The Pakistan-Afghan border is an internationally recognised, official border between the two countries in accordance with all relevant international laws and conventions, the Foreign Office spokesperson said on Wednesday.

The statement came in response to another statement by the Afghan Ministry of Foreign Affairs, which refused to recognise the international border between Afghanistan and Pakistan.

“Pakistan believes that [the] 24/7 opening of the Torkham point along Pakistan-Afghanistan border is a significant step forward to facilitate the people and traders of both sides. However, such statements only serve to undermine the resolve for peace and cooperation between the two countries and should be avoided,” read a statement issued by the FO.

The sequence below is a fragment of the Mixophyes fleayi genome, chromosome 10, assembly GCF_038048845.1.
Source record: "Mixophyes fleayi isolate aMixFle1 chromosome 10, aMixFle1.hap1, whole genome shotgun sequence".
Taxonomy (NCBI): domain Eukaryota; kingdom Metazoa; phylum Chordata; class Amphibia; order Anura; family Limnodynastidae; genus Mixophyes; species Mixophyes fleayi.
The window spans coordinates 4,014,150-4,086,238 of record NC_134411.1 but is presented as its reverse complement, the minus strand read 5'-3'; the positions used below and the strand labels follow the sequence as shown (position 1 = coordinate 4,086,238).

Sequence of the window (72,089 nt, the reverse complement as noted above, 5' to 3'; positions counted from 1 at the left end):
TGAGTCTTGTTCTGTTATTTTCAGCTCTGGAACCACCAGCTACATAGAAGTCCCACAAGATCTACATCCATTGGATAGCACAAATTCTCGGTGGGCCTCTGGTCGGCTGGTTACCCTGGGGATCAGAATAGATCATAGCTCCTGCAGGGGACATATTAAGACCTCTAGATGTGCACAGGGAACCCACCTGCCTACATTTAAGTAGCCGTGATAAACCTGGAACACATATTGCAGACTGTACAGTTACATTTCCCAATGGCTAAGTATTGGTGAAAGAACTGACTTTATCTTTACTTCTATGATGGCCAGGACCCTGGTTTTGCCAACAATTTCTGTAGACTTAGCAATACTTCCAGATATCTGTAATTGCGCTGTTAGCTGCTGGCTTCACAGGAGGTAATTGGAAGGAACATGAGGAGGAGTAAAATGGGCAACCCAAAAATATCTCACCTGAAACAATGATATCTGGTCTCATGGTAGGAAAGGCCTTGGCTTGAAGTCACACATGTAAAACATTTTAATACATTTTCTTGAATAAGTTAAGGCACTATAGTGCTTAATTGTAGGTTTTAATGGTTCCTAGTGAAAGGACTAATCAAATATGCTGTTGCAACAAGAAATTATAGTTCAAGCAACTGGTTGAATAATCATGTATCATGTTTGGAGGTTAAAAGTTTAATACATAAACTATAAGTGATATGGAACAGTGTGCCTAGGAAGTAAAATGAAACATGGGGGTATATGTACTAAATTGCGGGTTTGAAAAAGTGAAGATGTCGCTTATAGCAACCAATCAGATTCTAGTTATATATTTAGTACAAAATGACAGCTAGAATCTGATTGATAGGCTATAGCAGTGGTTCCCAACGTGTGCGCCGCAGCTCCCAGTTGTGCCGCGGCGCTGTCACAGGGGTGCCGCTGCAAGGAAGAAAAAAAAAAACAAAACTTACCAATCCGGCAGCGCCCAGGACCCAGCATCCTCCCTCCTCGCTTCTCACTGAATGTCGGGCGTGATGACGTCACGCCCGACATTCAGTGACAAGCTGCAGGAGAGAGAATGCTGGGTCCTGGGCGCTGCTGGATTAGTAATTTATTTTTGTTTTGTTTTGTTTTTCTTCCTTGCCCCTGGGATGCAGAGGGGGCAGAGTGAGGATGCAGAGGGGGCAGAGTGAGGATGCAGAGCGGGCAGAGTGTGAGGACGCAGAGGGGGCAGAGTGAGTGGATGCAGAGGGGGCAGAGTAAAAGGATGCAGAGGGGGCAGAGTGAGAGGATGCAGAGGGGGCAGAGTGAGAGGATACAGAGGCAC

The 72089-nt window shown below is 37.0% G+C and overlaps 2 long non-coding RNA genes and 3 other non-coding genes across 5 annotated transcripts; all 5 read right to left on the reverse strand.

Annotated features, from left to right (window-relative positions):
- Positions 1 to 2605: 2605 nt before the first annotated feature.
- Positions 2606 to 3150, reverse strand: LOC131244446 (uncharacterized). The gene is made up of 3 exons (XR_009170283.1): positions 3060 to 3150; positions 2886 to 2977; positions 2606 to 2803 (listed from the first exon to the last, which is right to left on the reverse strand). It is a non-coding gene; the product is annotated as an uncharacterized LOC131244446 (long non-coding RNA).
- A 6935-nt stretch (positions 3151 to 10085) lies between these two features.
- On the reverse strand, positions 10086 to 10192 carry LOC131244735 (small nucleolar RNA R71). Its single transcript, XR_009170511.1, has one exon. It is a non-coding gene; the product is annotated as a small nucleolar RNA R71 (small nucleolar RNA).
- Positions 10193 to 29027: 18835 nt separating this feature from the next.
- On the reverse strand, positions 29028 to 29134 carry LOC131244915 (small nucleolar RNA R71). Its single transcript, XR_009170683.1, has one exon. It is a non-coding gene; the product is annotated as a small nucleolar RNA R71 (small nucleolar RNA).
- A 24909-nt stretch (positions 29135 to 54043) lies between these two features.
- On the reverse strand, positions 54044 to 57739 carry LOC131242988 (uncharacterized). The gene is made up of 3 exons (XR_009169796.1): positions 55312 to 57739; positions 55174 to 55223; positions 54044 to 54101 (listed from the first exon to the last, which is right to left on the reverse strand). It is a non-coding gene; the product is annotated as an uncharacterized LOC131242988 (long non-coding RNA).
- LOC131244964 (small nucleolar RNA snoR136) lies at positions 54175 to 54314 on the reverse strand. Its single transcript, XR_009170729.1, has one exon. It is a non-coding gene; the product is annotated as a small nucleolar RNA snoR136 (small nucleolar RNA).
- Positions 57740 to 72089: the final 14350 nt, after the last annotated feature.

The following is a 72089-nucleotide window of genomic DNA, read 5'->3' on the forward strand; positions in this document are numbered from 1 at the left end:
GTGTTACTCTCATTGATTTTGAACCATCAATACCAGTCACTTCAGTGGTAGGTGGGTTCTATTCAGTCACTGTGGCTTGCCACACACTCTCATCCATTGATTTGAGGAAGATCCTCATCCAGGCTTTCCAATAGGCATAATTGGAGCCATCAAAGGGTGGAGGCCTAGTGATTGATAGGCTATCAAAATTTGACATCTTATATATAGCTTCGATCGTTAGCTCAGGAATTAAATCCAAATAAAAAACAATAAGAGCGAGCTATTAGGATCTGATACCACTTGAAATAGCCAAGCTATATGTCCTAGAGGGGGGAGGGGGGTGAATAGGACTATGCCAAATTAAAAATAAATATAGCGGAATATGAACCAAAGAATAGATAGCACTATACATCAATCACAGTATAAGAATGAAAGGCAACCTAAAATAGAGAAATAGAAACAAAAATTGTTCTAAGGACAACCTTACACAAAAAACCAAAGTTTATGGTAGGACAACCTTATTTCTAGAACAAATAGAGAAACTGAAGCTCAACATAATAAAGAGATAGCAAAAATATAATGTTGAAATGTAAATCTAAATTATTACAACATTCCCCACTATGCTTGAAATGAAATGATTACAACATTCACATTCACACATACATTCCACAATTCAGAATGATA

The Afghan foreign ministry’s statement, issued on Friday in response to the opening of the Torkham crossing by Pakistan, emphasised that Kabul “does not recognise the Durand Line as an official border between the two countries”.

Afghanistan was the only nation in the United Nations that did not recognise the newly-independent nation of Pakistan in 1947. The Durand Line was the cause of dispute. Intermittently, the dispute has been brought up by different Afghan governments, although no serious attempts have been made by Afghanistan to acquire the territory beyond the Durand Line.